State of Missouri ex rel. Missouri Automobile Dealers Association, et al vs. Missouri Department of Revenue and its Director and Tesla Motors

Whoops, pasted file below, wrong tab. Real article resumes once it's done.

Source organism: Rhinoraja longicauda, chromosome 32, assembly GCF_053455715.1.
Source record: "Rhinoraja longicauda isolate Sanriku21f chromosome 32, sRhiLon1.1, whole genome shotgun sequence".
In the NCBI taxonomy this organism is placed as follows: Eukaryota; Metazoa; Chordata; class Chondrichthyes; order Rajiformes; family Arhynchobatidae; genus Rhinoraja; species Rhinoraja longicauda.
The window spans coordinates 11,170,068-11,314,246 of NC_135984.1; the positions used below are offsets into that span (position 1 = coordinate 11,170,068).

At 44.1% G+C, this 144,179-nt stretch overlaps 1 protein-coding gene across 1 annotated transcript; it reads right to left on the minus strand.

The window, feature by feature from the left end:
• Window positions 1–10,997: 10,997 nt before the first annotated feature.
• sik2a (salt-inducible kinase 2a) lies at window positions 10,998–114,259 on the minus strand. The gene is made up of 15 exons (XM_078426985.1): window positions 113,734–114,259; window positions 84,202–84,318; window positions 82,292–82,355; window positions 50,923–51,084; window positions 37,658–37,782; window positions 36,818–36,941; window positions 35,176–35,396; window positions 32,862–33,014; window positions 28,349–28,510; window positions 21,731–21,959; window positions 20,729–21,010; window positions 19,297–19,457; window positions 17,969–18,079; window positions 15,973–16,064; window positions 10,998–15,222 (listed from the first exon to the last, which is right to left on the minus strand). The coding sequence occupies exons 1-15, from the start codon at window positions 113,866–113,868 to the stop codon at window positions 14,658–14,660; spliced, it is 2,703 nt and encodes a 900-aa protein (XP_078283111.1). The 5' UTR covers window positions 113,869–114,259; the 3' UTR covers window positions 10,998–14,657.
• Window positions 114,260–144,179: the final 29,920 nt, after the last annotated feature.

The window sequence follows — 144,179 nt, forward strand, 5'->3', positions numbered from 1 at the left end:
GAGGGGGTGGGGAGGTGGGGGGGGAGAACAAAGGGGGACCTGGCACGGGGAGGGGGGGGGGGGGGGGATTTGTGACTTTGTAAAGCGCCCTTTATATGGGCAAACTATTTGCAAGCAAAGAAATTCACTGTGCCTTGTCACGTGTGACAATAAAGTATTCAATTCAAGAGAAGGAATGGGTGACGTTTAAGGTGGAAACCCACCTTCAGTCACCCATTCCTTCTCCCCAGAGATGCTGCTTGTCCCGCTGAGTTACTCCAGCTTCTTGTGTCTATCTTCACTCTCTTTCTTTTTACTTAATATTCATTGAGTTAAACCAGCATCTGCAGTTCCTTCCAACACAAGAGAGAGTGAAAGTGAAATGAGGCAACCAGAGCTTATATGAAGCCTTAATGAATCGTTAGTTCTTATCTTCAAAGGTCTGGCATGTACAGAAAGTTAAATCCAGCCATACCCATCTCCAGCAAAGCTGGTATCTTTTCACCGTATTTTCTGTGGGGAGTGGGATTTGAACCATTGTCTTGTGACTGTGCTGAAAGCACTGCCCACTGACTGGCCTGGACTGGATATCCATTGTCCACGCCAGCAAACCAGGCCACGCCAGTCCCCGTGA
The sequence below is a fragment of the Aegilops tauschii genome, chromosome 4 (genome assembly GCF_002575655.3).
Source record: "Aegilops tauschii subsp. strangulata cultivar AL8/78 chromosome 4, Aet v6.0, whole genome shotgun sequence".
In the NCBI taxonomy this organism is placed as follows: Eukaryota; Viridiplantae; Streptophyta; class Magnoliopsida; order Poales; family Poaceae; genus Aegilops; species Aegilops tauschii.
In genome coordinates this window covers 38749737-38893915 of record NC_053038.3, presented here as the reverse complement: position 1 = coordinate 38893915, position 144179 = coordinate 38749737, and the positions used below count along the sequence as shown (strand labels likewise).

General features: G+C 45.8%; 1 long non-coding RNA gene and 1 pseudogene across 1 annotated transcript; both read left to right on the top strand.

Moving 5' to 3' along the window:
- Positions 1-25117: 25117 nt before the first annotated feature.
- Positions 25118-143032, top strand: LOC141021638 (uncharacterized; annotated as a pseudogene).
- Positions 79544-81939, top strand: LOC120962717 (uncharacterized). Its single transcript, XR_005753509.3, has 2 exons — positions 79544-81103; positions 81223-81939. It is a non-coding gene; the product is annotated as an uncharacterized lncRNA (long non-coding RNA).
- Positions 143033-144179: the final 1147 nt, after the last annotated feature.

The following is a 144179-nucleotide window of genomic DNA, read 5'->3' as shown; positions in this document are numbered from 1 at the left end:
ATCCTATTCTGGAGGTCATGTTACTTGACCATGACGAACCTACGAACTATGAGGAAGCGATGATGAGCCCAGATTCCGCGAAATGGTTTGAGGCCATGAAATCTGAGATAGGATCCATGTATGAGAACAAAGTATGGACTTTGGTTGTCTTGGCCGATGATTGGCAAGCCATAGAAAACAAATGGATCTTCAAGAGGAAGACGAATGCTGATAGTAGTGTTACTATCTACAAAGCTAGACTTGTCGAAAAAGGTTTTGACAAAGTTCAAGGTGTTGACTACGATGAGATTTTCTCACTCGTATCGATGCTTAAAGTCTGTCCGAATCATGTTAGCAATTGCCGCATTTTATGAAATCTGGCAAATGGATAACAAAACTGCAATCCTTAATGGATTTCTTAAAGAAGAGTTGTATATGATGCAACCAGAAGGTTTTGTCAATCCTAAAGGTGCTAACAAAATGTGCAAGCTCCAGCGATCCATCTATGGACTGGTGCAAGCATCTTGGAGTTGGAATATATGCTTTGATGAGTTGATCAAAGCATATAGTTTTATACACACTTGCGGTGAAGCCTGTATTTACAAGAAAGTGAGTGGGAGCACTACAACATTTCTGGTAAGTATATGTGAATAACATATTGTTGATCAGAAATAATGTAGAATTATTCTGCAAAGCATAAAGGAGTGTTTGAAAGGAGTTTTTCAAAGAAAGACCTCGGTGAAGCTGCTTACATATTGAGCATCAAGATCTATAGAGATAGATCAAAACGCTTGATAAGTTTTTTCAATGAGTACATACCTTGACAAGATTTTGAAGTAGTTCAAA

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IN THE MISSOURI COURT OF APPEALS WESTERN DISTRICT STATE OF MISSOURI ex rel. MISSOURI AUTOMOBILE DEALERS ASSOCIATION, et al., Respondents, v. MISSOURI DEPARTMENT OF REVENUE AND ITS DIRECTOR and TESLA MOTORS, INC., Appellants. ) ) ) ) ) ) ) ) ) ) ) ) ) ) WD80331 (Consolidated with WD80335) OPINION FILED: December 5, 2017 Appeal from the Circuit Court of Cole County, Missouri The Honorable Daniel R. Green, Judge Before Division IV: Mark D. Pfeiffer, Chief Judge, and James Edward Welsh and Gary D. Witt, Judges The Missouri Department of Revenue (“Department”) and Tesla Motors, Inc. (“Tesla”) appeal from the judgment entered by the Circuit Court of Cole County, Missouri, granting summary judgment in favor of Missouri Automobile Dealers Association (“MADA”), Reuther Ford, Inc. (“Reuther Ford”), and Osage Industries, Inc. (“Osage Industries”) (collectively, “Plaintiffs”) on their petition for declaratory judgment and writ of prohibition. The Department and Tesla each assert that the trial court erred in recognizing the Plaintiffs’ standing and in finding that Tesla’s application did not satisfy the requirements for a dealer license. Consistent with every appellate court ruling in the country that has addressed standing in similar Tesla license challenges in other states, we reverse and remand with directions that the trial court dismiss Plaintiffs’ petition for lack of standing. Factual and Procedural History Tesla is a foreign corporation registered to do business in Missouri. Tesla manufactures motor vehicles and holds a manufacturer’s license issued by the Department. Tesla submitted an application to the Department for a new motor vehicle dealer license. Tesla’s application included a document titled “Franchise Agreement Confirmation,” which stated that Tesla Motors, Inc., as franchisor, authorized Tesla Motors, Inc. to sell Tesla vehicles. In April 2013, the Department issued to Tesla license number D649 for a Tesla dealership in University City, Missouri. In 2014, the Department issued to Tesla license number D270 for a Tesla dealership in Kansas City, Missouri.1 Thereafter, the Department renewed these licenses. MADA is the largest professional association of motor vehicle dealers in Missouri. A MADA “franchise member” is a new motor vehicle dealer that has entered into a franchise agreement with a motor vehicle franchisor. Reuther Ford is a new motor vehicle dealer licensed by the Department and is a member of MADA. Osage Industries is a motor vehicle manufacturer, licensed as a manufacturer by the Department, and a member of MADA. On January 22, 2015, MADA, Reuther Ford, and Osage Industries filed a petition for declaratory judgment and writ of prohibition. The Plaintiffs asserted that Tesla failed to meet the statutory requirements for obtaining a new motor vehicle dealer license, citing Chapters 301 and 407 of the Missouri Revised Statutes. Plaintiffs also alleged that they were aggrieved as Given our ruling that the parties attacking the Department’s issuance of the subject licenses did not possess standing, we need not and do not reach the issue of the lawful propriety of the Department’s action in issuing the subject licenses and nothing in this ruling should be interpreted as any precedent regarding that issue. 1 2 taxpayers because the Department had expended public taxpayer funds with regard to license number D649 and would continue to do so each year that Tesla applies for license renewal. On February 11, 2015, Tesla moved to intervene as a defendant/respondent. The trial court granted Tesla’s motion on February 27, 2015. Both the Department and Tesla filed motions to dismiss for lack of standing, asserting that Plaintiffs lacked standing under Chapter 536 of the Missouri Administrative Procedures Act, and Plaintiffs lacked standing as economic competitors of Tesla and as Missouri taxpayers because they had no legally protectable interest at stake in the Department’s decision to grant and renew Tesla’s dealer licenses. The Department and Tesla also asserted that MADA lacked associational standing because none of its members had standing to bring the action. The trial court denied both motions without explanation. Thereafter, Plaintiffs, the Department, and Tesla each filed motions for summary judgment. On August 31, 2016, the trial court granted Plaintiffs’ motion for summary judgment and again denied the Department’s and Tesla’s motions for summary judgment. In a footnote, the trial court denied the Department’s challenge to Plaintiffs’ standing in its motion for summary judgment with another cursory denial of the standing challenge without explanation.2 The trial court entered a permanent writ of prohibition prohibiting the Department from: renewing Tesla’s new motor vehicle dealer licenses; issuing any new motor vehicle dealer license to Tesla; 2 The trial court’s footnote stated: The Department’s Motion for Summary Judgment challenges the Plaintiffs’ standing on the same basis as the Department and Tesla’s respective motions to dismiss. Having already denied those motions to dismiss—and with the Department raising no new arguments or factual issues pertaining to standing in its summary judgment motion—the Court readopts its prior ruling on the issue of standing and finds that the Petition properly pleads the Plaintiffs’ standing herein. 3 and issuing or renewing any new motor vehicle dealer license to any entity that is not a franchisee or does not file a valid franchise agreement with the Department. The Department and Tesla each timely appealed, and this court ordered the cases consolidated. Analysis Point I – Standing In the first point of the Department’s and Tesla’s briefs, they assert that the Plaintiffs lacked standing to bring this action as economic competitors of Tesla and as Missouri taxpayers.3 In response, Plaintiffs argue that they have competitor, taxpayer, and ministerial standing. Our ruling on Point I is dispositive of the appeal.4 “Standing is a question of law, which is reviewed de novo.” Manzara v. State, 343 S.W.3d 656, 659 (Mo. banc 2011). “Regardless of an action’s merits, unless the parties to the action have proper standing, a court may not entertain the action.” E. Mo. Laborers Dist. Council v. St. Louis Cty., 781 S.W.2d 43, 45-46 (Mo. banc 1989). “In order to have standing in a declaratory judgment action, the plaintiff must have a legally protectable interest at stake.” Columbia Sussex Corp. v. Mo. Gaming Comm’n, 197 S.W.3d 137, 145 (Mo. App. W.D. 2006) (internal quotation omitted). “A legally protectable interest means a pecuniary or personal interest directly in issue or jeopardy which is subject to some consequential relief either immediate or prospective.” Id. (internal quotation omitted). “Similarly, in order to have standing to pursue a writ of prohibition, the party seeking relief must have a legally cognizable interest in the subject matter.” Id. 3 The Department and Tesla also assert that MADA lacked associational standing because none of its members had standing to bring the action. 4 Because we find the issue of standing dispositive, we need not and do not address the Department’s and Tesla’s second point. 4 (internal quotation omitted). The party seeking relief has “the burden of establishing that they have standing.” Manzara, 343 S.W.3d at 659. To determine whether the legislature intended to confer standing on a third party to challenge licensure, we look to the governing statutes. “Missouri’s motor vehicle dealer licensing requirements are found in sections 301.550 to 301.573.” Shiplet v. Copeland, 450 S.W.3d 433, 436 n.4 (Mo. App. W.D. 2014). Sections 301.559 and 301.560 contain application requirements for the issuance of, among others, licenses for motor vehicle dealers. A “motor vehicle dealer” or “dealer” is defined as: any person who, for commission or with an intent to make a profit or gain of money or other thing of value, sells, barters, exchanges, leases or rents with the option to purchase, or who offers or attempts to sell or negotiates the sale of motor vehicles or trailers whether or not the motor vehicles or trailers are owned by such person[.] § 301.550.1(8). Dealers are divided into nine classes; here, the relevant class is “[f]ranchised new motor vehicle dealers.” § 301.550.3(2). Section 301.562.1 specifically gives the applicant or licensee the right to file a complaint with the Administrative Hearing Commission if the Department refuses to issue or renew any license required pursuant to sections 301.550 to 301.580: The department may refuse to issue or renew any license required pursuant to sections 301.550 to 301.580 . . . . The department shall notify the applicant or licensee in writing . . . of the reasons for the refusal to issue or renew the license and shall advise the applicant or licensee of his or her right to file a complaint with the administrative hearing commission as provided by chapter 621. By the express wording of the statute, the legislature has limited appeals of licensing decisions by the Department to persons who have been aggrieved by the Department’s decision refusing to issue a license or revoking a license already issued. The statute does not authorize appeals from the Department’s decision to grant a license. 5 See State ex rel. Christian Health Care of Springfield, Inc. v. Mo. Dep’t of Health & Senior Servs., 229 S.W.3d 270, 277 (Mo. App. W.D. 2007) (interpreting statute governing licensing and regulation of nursing homes to grant standing to a person aggrieved by the refusal to issue or the revocation of a license to appeal to the Administrative Hearing Commission but by silence does not grant standing to appeal of the grant of a license). “From this, we can infer that the legislature did not intend to confer standing on a third party, not otherwise a party to the licensing proceeding, to challenge the [Department’s] decision to grant a license to a competitor.” Id. (citing Groh v. Ballard, 965 S.W.2d 872, 874 (Mo. App. W.D. 1998) (holding that “[a] standard rule of statutory construction is that the express mention of one thing implies the exclusion of another”)). Plaintiffs fail to identify any statutory language evincing an intent by the legislature to include them within the “zone of interest” covered by Chapter 301, conferring them with standing to appeal a motor vehicle dealer licensing decision by the Department in which they are not a licensee or applicant aggrieved by a licensing decision by the Department. Competitor Standing Even though the Chapter 301 licensing statutes do not expressly or impliedly confer standing on Plaintiffs to challenge the issuance of the license to Tesla, Plaintiffs contend that their status as economic competitors of Tesla gives them a legally protected interest and confers standing. Plaintiffs alleged in their petition that the Department’s decision to issue and renew new motor vehicle dealer licenses to Tesla created a “non-level playing field.” Plaintiffs claim that they will be at a disadvantage competing with Tesla because they are required to establish a bona fide place of business and sell vehicles through a properly licensed dealer holding a valid franchise agreement with its manufacturer while Tesla is permitted to sell directly to the public. 6 “[I]t is well established that merely being an economic competitor is not enough to confer standing . . . .” Christian Health Care, 229 S.W.3d at 277. “Generally speaking, the ‘right’ to be free from legitimate competition is not a right at all and is certainly not one protected by law.” Columbia Sussex Corp., 197 S.W.3d at 142 (internal quotation omitted). “In the case of economic competitor standing, the right exists only when the legislature has broadened the class of affected parties to include those not otherwise having a constitutionally recognized interest.” Id. at 142-43 (internal quotation omitted). “That occurs where it can be determined that the purpose and policy rooted in the values set out in the legislation in question places the party in the ‘zone of interest’ that the legislation seeks to protect, such that the party should have standing to enforce the statute.” Christian Health Care, 229 S.W.3d at 278. As discussed supra, the licensing scheme of Chapter 301 was not intended by the legislature to protect the Plaintiffs from competitors who Plaintiffs allege were granted licenses in contravention of the law governing such licensing. See id. at 277-78. Nevertheless, Plaintiffs contend that they have standing to challenge the issuance of the license to Tesla because they are in the “zone of interest” of the Motor Vehicle Franchise Practices Act (“MVFP Act”). Plaintiffs rely on the “public policy statement” in section 407.811: It is declared to be the public policy of the state to provide for fair and impartial regulation of those persons engaged in the manufacturing, distributing, importing, or selling of motor vehicles. The provisions of the MVFP act shall be administered in such a manner that will promote fair dealing and honesty in the motor vehicle industry and among those engaged therein without unfair or unreasonable discrimination or undue preference or advantage. It is further declared to be the policy of the state to protect the public interest in the purchase and trade of motor vehicles so as to ensure protection against irresponsible vendors and dishonest or fraudulent sales practices and to assist, provide, and secure a stable, efficient, enforceable, and verifiable method for the distribution of motor vehicles to consumers in the state. 7 However, the purpose of the MVFP Act is to protect franchisees “from the ‘unlawful’ practices of franchisors with respect to franchises in the possession of franchisees.” Ackerman Buick, Inc. v. Gen. Motors Corp., 66 S.W.3d 51, 62 (Mo. App. E.D. 2001). While franchisors are prohibited from engaging in business in Missouri without being licensed as provided in sections 301.550 to 301.573, § 407.818, the MVFP Act does not regulate motor vehicle dealer licensing procedures.5 Ministerial Standing Plaintiffs also allege that they have standing to seek a writ of prohibition because the Department failed to perform its ministerial duties with regard to the issuance and renewal of dealer licenses to Tesla. Plaintiffs alleged in their petition that the Department “had no authority to do anything other than deny the original dealer license application filed by Tesla and deny all renewal applications. By granting those applications, [the Department] breached this ministerial duty.” “A ministerial duty is of a clerical nature which a public officer is required to perform upon a given state of facts, in a prescribed manner, in obedience to the mandate of legal authority, without regard to his own judgment or opinion concerning the propriety of the act to be performed.” State ex rel. Kansas City Power & Light Co. v. McBeth, 322 S.W.3d 525, 531 (Mo. banc 2010) (internal quotation omitted). The “ministerial duty” the Department is required 5 We note that associations of automobile dealers recently brought suit in New York and Massachusetts to prevent Tesla from operating retail outlets in their states. In both states, the dealers’ suits were dismissed for lack of standing. See Mass. State Auto. Dealers Ass’n, Inc. v. Tesla Motors MA, Inc., 15 N.E.3d 1152, 1159 (Mass. 2014) (holding that motor vehicle dealers and their trade association did not have standing to bring their claim that they would be at a disadvantage competing with the defendants who would be selling Tesla brand vehicles through company-owned stores and not through franchised dealerships because that type of competitive injury between unaffiliated entities was not within the area of concern of the statute regulating business practices between franchisors and franchisees); Greater N.Y. Auto. Dealers Ass’n v. Dep’t of Motor Vehicles, 969 N.Y.S.2d 721, 726, 727 (Sup. Ct. N.Y. 2013) (holding that automobile dealers association and automobile dealership owners lacked standing to bring suit challenging the issuance of motor vehicle dealer registrations to a Tesla dealer under the Franchised Dealer Act because there was no franchise relationship between the parties, and “[m]anufacturers and dealers cannot utilize the Franchised Dealer Act as a means to sue their competitors”). 8 to perform is to review the application and other documentation for licensure required under section 301.560. “In contrast, a discretionary duty necessarily requires the exercise of reason in the adoption of means to an end, and discretion in determining how or whether an act should be done or a course pursued.” Id. (internal quotation omitted). Under section 301.562.1, “[t]he [D]epartment may refuse to issue or renew any license required pursuant to sections 301.550 to 301.580 for any one or any combination of causes stated in subsection 2 of this section.” (Emphasis added.) Also, “at the discretion of the director,” the Department may suspend or revoke a license issued under sections 301.550 to 301.580 for certain acts or events deemed to be a “clear and present danger to the public welfare.” § 301.562.5 (emphasis added). In lieu of acting under subsections 2 or 6 of section 301.562, the Department has the discretion to enter into an agreement with the license holder to ensure future compliance. § 301.562.7. Because the Plaintiffs’ challenge is to the Department’s discretionary duty, their claim of ministerial standing is without merit. Taxpayer Standing Finally, Plaintiffs allege that their status as taxpayers gives them a legally protected interest and confers standing. Plaintiffs alleged in their petition and the statement of facts filed with their summary judgment motion that they each pay “income, property, fuel and sales/use taxes to the State of Missouri.” Plaintiffs alleged in their petition that these taxes “are used to fund the Missouri Department of Revenue and the Motor Vehicle Bureau within the Department of Revenue.” “A taxpayer need not allege that it suffered a direct personal loss as a result of the challenged act.” Airport Tech Partners, LLP v. State, 462 S.W.3d 740, 745 (Mo. banc 2015). 9 But “the mere filing of a lawsuit does not confer taxpayer standing upon a plaintiff.” Manzara, 343 S.W.3d at 659. Instead, the plaintiff must establish that one of three conditions exists: “(1) a direct expenditure of funds generated through taxation; (2) an increased levy in taxes; or (3) a pecuniary loss attributable to the challenged transaction of a municipality.” Id. Plaintiffs rely on the first option as their basis for standing as aggrieved taxpayers. A “direct expenditure” of funds means “a sum paid out, without any intervening agency or step, of money or other liquid assets that come into existence through the means by which the state obtains the revenue required for its activities.” Id. at 660. “[I]n order to establish standing under the first option, a Missouri taxpayer needs to show only that his or her taxes went or will go to public funds that have or will be expended due to the challenged action.” City of Slater v. State, 494 S.W.3d 580, 587 (Mo. App. W.D. 2016) (internal quotation omitted). However, “[n]ot all uses of governmental revenue are ‘direct’ expenditures under these standards.” Id. “A series of cases holds that ‘general operating expenses which [an agency] incurs regardless’ of the allegedly illegal activity are not ‘direct’ expenditures, and are insufficient to establish taxpayer standing.” Id. (quoting John T. Finley, Inc. v. Mo. Health Facilities Review Comm., 904 S.W.2d 1, 3 (Mo. App. W.D. 1995)). “Thus, salaries for staff time of [agency] employees, correspondence and telephone calls used to engage in the allegedly unlawful activity are not the type of expenditure of public funds which would give standing, as they are general operating expenses which would be incurred whether or not the challenged transaction took place.” Id. (internal quotation omitted) (citing Mid-Am. Georgian Gardens, Inc. v. Mo. Health Facilities Review Comm., 908 S.W.2d 715, 718 (Mo. App. W.D. 1995); Columbia Sussex Corp. v. Mo. Gaming Comm’n, 197 S.W.3d 137, 145 (Mo. App. W.D. 2006); Cmty. 10 Health Care Ctr. of Lemay v. Mo. Health Facilities Review Comm., 92 S.W.3d 232 (Mo. App. W.D. 2002)). Plaintiffs alleged in their petition that they are aggrieved as taxpayers because the Department has “expended public taxpayer funds with regard to license number D649, and will continue to do so each year that Tesla applies for license renewal.” Even if the Department expended funds for the salaries of the personnel who reviewed the applications for issuance and/or renewal of licenses to Tesla, this is not the type of expenditure of public funds which would establish taxpayer standing, as they are general operating expenses which would be incurred whether or not the challenged transaction took place. Plaintiffs have failed to demonstrate that the Department’s actions “impact[ed] the direct expenditure of public funds of the nature sufficient to establish taxpayer standing.” Finley, 904 S.W.2d at 3. Instead, the tenor of Plaintiffs’ challenge “is as competitors seeking to avoid competition and not as vindicators of a larger public interest.” Querry v. State Hwy. & Transp. Comm’n, 60 S.W.3d 630, 635 (Mo. App. W.D. 2001) (internal quotation omitted). Thus, Plaintiffs did not have standing to bring the action as taxpayers. Plaintiffs suggest that public policy demands a system of checks and balances; and if they do not have taxpayer standing, no one could challenge the Department’s allegedly unlawful action. This argument was rejected in Sommer v. City of St. Louis, 631 S.W.2d 676 (Mo. App. E.D. 1982), where the court observed: “‘[o]ur system of government leaves many crucial decisions to the political processes. The assumption that if a given plaintiff has no standing to sue, no one would have standing, is not a reason to find standing.’” Id. at 680 (quoting Schlesinger v. Reservists Comm. to Stop the War, 418 U.S. 208, 227, 94 S.Ct. 2925, 2935, 41 L.Ed.2d 706, 722 (1974)). Thus, though the plaintiffs are correct to note that the Department’s 11 actions must be subject to oversight, our legislature has presently restricted the forum of such oversight as well as the identity of those who may challenge the Department’s actions. Hence, until such time as the legislature expands its present judicial oversight restrictions relating to the Department’s licensing decisions, it is the forum of political process—where the Plaintiffs have historically shown political muscle—to which the content of the licensing arguments of this lawsuit against the Department must be evaluated. Point I is granted. Conclusion The trial court’s judgment is reversed and the cause is remanded with directions that the trial court dismiss Plaintiffs’ petition for lack of standing. Mark D. Pfeiffer, Chief Judge James Edward Welsh and Gary D. Witt, Judges, concur. 12